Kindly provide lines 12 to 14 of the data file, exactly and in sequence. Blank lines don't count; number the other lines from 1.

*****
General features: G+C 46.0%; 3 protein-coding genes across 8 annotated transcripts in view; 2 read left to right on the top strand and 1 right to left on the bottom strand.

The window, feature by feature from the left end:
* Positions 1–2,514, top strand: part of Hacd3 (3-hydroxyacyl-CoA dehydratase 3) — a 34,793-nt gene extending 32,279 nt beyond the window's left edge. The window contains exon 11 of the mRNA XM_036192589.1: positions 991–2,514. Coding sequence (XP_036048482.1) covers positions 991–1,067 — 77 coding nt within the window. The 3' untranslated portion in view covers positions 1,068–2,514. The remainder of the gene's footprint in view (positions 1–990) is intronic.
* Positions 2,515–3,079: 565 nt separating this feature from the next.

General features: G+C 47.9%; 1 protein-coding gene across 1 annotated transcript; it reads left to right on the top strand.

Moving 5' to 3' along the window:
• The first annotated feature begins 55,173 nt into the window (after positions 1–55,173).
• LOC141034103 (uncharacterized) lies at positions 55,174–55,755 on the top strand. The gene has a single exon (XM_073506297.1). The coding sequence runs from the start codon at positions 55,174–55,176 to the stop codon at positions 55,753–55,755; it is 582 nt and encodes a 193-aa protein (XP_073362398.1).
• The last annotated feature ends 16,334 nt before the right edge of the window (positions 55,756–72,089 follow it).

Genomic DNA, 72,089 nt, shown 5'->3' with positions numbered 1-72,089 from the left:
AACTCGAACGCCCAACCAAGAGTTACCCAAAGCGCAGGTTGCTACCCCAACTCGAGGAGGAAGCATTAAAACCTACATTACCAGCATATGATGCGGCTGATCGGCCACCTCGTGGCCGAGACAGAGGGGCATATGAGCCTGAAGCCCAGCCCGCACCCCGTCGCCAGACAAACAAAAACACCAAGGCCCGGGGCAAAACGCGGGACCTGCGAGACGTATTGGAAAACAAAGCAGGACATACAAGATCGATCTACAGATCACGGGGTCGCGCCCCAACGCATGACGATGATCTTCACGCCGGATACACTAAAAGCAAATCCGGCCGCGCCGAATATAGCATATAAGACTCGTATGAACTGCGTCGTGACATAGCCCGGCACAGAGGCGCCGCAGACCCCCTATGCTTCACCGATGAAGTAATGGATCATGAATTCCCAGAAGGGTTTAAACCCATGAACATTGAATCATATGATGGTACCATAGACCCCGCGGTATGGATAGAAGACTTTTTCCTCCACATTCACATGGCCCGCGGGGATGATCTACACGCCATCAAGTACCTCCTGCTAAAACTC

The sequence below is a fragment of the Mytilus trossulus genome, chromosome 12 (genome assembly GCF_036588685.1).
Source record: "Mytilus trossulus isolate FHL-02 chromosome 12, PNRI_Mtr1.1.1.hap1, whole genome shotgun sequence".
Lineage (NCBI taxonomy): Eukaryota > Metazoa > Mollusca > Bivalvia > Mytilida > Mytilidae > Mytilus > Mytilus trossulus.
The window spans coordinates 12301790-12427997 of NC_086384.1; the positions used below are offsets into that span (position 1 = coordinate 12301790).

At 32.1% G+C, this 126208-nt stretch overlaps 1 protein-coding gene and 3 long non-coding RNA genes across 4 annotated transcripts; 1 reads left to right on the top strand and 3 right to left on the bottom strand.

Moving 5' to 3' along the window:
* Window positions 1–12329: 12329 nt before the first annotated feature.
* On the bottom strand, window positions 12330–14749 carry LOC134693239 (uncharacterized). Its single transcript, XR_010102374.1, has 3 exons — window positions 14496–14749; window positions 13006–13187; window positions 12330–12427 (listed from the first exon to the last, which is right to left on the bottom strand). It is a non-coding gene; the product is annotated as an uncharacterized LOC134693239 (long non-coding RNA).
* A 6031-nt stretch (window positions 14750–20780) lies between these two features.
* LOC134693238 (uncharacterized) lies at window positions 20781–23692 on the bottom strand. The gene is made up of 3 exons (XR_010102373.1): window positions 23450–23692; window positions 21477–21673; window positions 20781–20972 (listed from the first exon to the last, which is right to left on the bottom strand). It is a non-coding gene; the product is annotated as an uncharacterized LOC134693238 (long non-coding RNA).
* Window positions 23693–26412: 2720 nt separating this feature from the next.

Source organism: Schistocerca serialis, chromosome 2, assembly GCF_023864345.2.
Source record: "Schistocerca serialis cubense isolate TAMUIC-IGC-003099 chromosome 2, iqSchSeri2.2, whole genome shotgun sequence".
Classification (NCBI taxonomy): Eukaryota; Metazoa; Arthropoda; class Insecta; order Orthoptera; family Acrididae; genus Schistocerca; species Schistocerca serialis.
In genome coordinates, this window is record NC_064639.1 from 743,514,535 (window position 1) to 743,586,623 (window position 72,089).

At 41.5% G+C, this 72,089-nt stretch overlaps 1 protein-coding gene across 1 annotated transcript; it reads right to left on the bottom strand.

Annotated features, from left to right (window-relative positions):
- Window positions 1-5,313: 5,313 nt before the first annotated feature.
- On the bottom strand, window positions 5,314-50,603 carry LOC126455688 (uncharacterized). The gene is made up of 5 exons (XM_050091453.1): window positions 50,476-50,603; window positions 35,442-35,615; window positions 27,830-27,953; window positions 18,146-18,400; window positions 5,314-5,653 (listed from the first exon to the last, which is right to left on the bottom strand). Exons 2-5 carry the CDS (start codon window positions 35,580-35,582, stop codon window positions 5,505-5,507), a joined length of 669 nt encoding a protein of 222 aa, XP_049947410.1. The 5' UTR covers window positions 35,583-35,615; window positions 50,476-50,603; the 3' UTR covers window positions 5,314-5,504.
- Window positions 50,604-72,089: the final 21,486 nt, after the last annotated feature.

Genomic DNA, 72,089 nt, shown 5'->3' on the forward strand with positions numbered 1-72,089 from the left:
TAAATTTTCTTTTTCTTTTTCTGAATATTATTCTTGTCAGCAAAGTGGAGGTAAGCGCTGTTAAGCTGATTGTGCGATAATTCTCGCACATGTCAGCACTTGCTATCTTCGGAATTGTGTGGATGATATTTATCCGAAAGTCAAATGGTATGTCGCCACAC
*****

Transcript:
The sequence below is a fragment of the Mytilus trossulus genome, chromosome 12 (genome assembly GCF_036588685.1).
Source record: "Mytilus trossulus isolate FHL-02 chromosome 12, PNRI_Mtr1.1.1.hap1, whole genome shotgun sequence".
Lineage (NCBI taxonomy): Eukaryota > Metazoa > Mollusca > Bivalvia > Mytilida > Mytilidae > Mytilus > Mytilus trossulus.